A study from 1998 by the University of California, Berkley focused on the Oakland area. The report stated that African Americans in Oakland are 54 percent less likely to be approved for a home loan than white applicants. Other minorities were also shown to be at a disadvantage. (Blout, p.71) Many studies that suggest the presence of discrimination on the loan approval process face the criticism that constraints exist in the researchers’ method of data collection. Last year, the Journal of Housing Research published a study in which the evaluation of loan discrimination was done with a new “informational-based approach.” With this new method called the generalized maximum entropy, the researchers hoped to avoid criticisms concerning the reliability of the data. The study looked at three different banks and concluded that there was potential discrimination at two of the three banks. More important than the finding the results of the study was the development of a more reliable way to measure the threat of discrimination. (Courchene, p.87-88)
One of the most prominent assertions that loan discrimination does not exist is the idea that the observed differences in approval rates between ethnic groups are a result of income as opposed to race. A study by the Federal Reserve in July of 2002 addressed the issue head-on. In this study, the impact of personal wealth on small business loan turndowns across demographic groups was studied. Through the study’s analysis, it was possible to control the wealth variable to increase the likelihood that the difference in loan acceptance rates was a result of the applicants’ ethnicity. The study found that “after controlling for personal wealth, large differences in denial rates across demographic groups remain.” This provides further support for the argument that bias does exist in the loan approval process. (Cavalluzzo, p.2) Not all studies have supported the argument that discrimination exists in the loan application process. A study was conducted by James Berkovec that sought to evaluate discrimination in home mortgage organizations by examining the performance of mortgage loan portfolios for different ethnic groups.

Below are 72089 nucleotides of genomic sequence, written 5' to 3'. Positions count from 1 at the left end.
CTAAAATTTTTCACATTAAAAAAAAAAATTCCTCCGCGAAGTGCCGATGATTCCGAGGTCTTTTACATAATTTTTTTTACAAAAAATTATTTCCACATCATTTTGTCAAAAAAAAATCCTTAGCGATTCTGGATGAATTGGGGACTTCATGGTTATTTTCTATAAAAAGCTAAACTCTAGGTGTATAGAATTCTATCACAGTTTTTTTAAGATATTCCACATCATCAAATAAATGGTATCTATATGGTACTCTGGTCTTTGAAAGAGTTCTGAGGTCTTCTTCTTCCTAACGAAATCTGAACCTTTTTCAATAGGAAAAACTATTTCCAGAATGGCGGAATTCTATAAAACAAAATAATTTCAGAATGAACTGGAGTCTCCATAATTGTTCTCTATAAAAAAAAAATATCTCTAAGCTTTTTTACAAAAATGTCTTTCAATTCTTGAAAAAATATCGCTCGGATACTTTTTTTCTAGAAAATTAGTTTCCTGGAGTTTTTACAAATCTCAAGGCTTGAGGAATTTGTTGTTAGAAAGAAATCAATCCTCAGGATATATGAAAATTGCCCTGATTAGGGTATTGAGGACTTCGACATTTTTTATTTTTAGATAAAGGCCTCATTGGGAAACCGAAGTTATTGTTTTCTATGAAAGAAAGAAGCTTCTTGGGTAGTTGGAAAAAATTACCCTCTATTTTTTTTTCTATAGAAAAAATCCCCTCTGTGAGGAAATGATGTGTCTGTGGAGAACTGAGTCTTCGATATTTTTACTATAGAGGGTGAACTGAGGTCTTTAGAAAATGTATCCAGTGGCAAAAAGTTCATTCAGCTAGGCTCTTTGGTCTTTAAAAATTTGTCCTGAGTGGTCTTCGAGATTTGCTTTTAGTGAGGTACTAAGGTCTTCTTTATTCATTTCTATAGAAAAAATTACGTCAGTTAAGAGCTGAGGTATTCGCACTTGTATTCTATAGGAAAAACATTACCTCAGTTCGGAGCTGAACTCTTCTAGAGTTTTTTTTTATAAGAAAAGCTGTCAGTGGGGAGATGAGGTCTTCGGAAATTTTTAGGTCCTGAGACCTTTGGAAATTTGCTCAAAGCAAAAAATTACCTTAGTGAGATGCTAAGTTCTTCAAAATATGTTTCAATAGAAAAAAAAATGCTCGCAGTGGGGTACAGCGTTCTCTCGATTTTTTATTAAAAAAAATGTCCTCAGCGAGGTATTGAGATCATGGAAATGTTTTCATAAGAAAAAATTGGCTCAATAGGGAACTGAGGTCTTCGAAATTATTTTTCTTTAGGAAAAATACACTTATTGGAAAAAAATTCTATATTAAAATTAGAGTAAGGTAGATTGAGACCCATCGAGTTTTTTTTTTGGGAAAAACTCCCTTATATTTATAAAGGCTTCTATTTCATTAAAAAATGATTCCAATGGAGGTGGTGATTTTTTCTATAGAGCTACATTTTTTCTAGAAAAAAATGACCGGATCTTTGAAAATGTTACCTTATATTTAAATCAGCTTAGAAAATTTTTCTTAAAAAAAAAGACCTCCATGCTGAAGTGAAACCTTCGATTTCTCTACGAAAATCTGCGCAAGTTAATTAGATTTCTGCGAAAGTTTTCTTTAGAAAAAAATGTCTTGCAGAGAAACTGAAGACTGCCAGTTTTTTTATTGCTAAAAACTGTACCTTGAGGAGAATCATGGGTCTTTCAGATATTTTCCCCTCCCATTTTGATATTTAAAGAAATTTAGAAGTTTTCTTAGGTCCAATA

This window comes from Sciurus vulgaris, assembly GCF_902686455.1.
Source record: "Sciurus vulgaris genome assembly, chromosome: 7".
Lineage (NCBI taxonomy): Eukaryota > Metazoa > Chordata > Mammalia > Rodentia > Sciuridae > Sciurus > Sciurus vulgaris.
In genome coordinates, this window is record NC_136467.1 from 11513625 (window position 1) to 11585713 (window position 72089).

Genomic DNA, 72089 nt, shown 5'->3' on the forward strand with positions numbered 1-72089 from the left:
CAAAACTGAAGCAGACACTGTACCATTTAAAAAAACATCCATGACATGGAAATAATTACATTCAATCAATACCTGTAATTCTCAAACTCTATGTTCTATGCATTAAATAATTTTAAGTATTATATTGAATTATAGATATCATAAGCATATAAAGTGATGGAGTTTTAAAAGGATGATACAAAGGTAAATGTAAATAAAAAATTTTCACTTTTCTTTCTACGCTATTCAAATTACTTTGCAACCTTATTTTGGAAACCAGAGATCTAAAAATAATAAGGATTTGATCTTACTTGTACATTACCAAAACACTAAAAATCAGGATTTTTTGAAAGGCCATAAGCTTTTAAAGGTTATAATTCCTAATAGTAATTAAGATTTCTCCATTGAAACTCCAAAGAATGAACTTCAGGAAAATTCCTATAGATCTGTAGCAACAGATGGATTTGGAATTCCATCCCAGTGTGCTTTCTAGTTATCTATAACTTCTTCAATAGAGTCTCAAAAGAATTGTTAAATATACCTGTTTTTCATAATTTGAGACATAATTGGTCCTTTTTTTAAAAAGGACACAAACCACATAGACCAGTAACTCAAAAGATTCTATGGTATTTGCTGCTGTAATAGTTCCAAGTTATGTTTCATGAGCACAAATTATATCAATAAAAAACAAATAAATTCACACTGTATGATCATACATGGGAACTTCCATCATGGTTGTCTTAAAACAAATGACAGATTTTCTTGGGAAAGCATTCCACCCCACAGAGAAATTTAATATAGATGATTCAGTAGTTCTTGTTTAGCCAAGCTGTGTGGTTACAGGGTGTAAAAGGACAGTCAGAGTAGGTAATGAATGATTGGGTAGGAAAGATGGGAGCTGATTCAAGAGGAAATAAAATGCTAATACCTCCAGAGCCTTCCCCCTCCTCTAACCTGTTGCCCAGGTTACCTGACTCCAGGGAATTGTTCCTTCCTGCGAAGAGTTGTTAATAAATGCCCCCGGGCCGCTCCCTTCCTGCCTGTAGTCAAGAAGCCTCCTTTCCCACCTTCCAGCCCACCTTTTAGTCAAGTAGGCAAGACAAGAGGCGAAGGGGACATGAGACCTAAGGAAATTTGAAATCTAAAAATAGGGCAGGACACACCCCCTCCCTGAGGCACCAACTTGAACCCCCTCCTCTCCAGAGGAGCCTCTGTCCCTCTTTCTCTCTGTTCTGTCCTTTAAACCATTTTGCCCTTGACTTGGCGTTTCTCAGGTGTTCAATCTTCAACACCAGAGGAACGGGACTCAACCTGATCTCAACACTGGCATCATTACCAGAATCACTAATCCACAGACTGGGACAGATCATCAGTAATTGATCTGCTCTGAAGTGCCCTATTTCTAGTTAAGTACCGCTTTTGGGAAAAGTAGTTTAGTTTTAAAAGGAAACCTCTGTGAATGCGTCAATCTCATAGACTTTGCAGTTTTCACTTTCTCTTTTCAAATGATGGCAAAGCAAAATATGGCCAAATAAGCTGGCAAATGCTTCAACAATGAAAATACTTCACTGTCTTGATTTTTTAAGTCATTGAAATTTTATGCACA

The empirical results suggested that all else being equal, blacks are the most likely to default on a loan. This finding accounts for an on average higher rejection rate for mortgage loan applications for that particular ethnic group. (Berkovec, p.24) A form of mortgage discrimination that has received a lot of attention is the practice of predatory lending. Predatory lending is the practice of approving loans to those who would be likely to default on the loan in order to exploit the overall financial benefit to the lender resulting from the defaulted transaction. In predatory lending, older adults are frequently targeted because of the equity they have in their homes. Unscrupulous lenders impose unfair terms on borrowers, taking advantage of a lack of understanding of complicated transactions. These deceptive lending practices have caused many consumers to lose their homes. Predatory lending is often prevalent in the loan market with borrowers who may have had past credit problems.